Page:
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Review: HELLO, DOLLY is Looking Swell!

Review: HELLO, DOLLY is Looking Swell!

As the house lights went down and the familiar strains of "Before the Parade Passes By" wafted through San Francisco's Golden Gate Theatre, a buzz of excitement and a ripple of clapping could be heard from the front of the house on up to the balcony seats. The sound of times gone by, captured by the tuneful Jerry Herman score, ushered the audience into the opulent gift of gilded age perfection, the revival of Michael Stewart's 1964 musical, Hello, Dolly.

If the U.S. followed the British tradition of bestowing the honor of damehood on its most prolific grand dames of the theatre, then certainly the star of the touring show of Hello, Dolly, Betty Buckley, would deserve such a title, as do her predecessors. She follows Broadway legends Carol Channing (the SF native who originated the role), Pearl Bailey, Mary Martin, Ethel Merman and now Bette Midler, Donna Murphy and Bernadette Peters -- and Buckley is superb.

Each of these divine divas brought their own essence to their star turn as Dolly Levi, the boundlessly resourceful widow who lives in New York in 1885. Buckley's Dolly is conniving and funny but in a much lower key than brassy, sassy, Bette Midler. Instead, Buckley brings an endearing quality that lends warmth and genuineness to her role even as the laughs keep coming.

After the death of her husband, the late Ephraim Levi (whom she talks to quite regularly), Dolly's scrambled to earn a living, stringing together a long list of services (her business cards abound), with "matchmaker" being her primary job. She has a decided talent for arranging things. She's brought together dozens of couples, but she's grown weary of living hand to mouth. Dolly has her sights set on "half-millionaire" and crabby older widower, Horace Vandergelder (played with absolute curmudgeonly perfection by Lewis J. Stadlen) who's in search of his second wife. But how to trick him into marrying her and not the pretty young, Miss Irene Molloy (Analisa Leaming) who runs a hat shop with her friend Minnie Fay (Kristen Hahn) is going to take all of her skill!

Lavish sets and costumes by Santo Loquasto bring the gilded 1890's to life. Warren Carlyle's choreography channels the original Gower Champion dance steps, lending an old-fashioned air to the high-stepping struts and intricate numbers, especially in "The Waiter's Gallop," a fun, fast-paced number involving serving trays and champagne bottles. It beautifully leads into Dolly's grand re-entrance down the now mythic staircase of the Harmonia Gardens restaurant in her signature red ballgown, hair festooned with a majestic fan of matching red feathers. It's a glorious, fan-pleasing moment, judging by the extended applause and hurrahs from the audience.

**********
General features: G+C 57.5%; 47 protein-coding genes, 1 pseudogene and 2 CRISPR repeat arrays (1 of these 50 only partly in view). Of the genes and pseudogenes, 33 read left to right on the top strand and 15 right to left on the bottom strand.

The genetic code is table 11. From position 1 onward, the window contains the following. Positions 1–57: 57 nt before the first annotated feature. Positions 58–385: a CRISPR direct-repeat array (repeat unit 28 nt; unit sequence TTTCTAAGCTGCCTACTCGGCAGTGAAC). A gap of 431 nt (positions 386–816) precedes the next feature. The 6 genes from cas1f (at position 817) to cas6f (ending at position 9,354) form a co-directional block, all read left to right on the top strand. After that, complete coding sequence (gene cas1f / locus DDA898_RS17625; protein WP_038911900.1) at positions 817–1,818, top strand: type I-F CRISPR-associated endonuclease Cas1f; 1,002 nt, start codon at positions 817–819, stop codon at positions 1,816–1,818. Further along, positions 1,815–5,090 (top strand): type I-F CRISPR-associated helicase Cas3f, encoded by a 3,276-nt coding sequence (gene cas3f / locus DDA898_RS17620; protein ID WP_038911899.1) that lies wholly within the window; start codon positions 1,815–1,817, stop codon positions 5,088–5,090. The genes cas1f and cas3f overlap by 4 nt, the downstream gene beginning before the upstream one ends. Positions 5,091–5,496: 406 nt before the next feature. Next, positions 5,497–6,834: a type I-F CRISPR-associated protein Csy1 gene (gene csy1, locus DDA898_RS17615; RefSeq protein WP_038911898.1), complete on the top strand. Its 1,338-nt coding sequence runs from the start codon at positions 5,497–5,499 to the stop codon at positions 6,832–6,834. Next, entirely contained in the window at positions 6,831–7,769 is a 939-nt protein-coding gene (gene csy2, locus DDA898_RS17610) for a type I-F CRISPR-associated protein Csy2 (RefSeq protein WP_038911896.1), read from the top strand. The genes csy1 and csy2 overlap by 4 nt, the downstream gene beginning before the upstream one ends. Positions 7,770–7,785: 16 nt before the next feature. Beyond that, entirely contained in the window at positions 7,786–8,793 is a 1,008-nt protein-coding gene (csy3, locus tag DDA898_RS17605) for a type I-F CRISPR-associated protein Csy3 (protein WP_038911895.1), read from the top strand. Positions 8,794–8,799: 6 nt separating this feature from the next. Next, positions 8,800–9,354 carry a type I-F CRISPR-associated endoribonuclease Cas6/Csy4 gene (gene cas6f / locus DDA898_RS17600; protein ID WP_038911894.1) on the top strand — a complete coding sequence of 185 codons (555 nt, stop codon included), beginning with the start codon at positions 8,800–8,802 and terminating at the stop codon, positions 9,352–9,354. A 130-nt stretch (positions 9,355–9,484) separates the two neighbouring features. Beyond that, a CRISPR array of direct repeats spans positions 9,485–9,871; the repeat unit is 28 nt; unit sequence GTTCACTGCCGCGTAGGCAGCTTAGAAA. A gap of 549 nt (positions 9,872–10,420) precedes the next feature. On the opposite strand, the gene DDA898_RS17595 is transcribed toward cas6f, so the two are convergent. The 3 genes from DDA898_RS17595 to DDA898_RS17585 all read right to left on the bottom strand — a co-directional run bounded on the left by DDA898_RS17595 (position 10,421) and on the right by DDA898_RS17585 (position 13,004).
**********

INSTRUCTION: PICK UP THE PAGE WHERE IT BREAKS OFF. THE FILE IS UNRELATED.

Before the night is over, Dolly will have married off Horace's whiny 17-year-old niece Ermengarde (Morgan Kirner) to artist Ambrose Kemper (Garett Hawe) and "put her hand in" to help Irene Malloy find love in the arms of Cornelius Hackl (Nic Rouleau of Book of Mormon fame), Horace's head clerk who has snuck off to the big city with fellow clerk Barnaby Tucker, played by the multi-talented dancer and actor Jess LeProtto.

It's a madcap adventure, a true farce of a musical, with ludicrous situations set in a bygone era. While some of the stereotypes and misogyny are quite apparent today, the most interesting thread that runs throughout the show is that of money and power. At the very start of the show, Dolly talks quietly to her dead husband. "Ephraim Levi...I'm going to marry Horace Vandergelder for his money - and send it out circulating among the people like rainwater the way you taught me..."

Indeed, the underlying theme is about the power of money in the lives of the rich (Horace Vandergelder) and the poor (Dolly, Cornelius and Barnaby). In the final scene, Dolly turns to the audience and says, "It's all in how you use it. Money ... pardon the expression ... is like manure. It's not worth a thing unless it's spread around encouraging young things to grow!" In our own era of 1%ers, it's a powerful message and it comes all wrapped up in comedic fun and enough show tunes to make the entire audience sing with joy!

Book by Michael Stewart
Music and Lyrics by Jerry Herman
Now through March 17
SHN Golden Gate Theatre
Photo courtesy of Julieta Cervantes

From This Author - Linda Hodges

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